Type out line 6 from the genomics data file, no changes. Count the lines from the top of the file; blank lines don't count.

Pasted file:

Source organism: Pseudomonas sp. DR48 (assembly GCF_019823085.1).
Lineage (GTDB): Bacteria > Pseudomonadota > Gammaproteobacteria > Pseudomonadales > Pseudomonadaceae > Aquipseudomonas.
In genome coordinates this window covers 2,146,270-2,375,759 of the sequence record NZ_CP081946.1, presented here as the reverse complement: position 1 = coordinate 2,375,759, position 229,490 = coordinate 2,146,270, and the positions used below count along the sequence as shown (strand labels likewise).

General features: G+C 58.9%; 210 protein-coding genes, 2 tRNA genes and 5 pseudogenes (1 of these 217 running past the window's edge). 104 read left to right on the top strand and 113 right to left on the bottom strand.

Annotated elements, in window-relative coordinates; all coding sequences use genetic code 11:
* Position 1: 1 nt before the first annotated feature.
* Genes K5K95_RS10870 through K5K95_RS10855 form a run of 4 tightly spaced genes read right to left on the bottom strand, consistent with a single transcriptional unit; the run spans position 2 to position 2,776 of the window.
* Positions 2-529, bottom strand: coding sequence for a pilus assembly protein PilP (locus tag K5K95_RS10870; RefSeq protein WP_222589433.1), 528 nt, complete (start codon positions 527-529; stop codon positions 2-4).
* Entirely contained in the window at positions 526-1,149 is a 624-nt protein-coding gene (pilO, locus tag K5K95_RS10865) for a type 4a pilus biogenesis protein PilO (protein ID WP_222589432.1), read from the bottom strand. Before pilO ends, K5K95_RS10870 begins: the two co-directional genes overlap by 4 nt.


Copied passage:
* Position 1: 1 nt before the first annotated feature.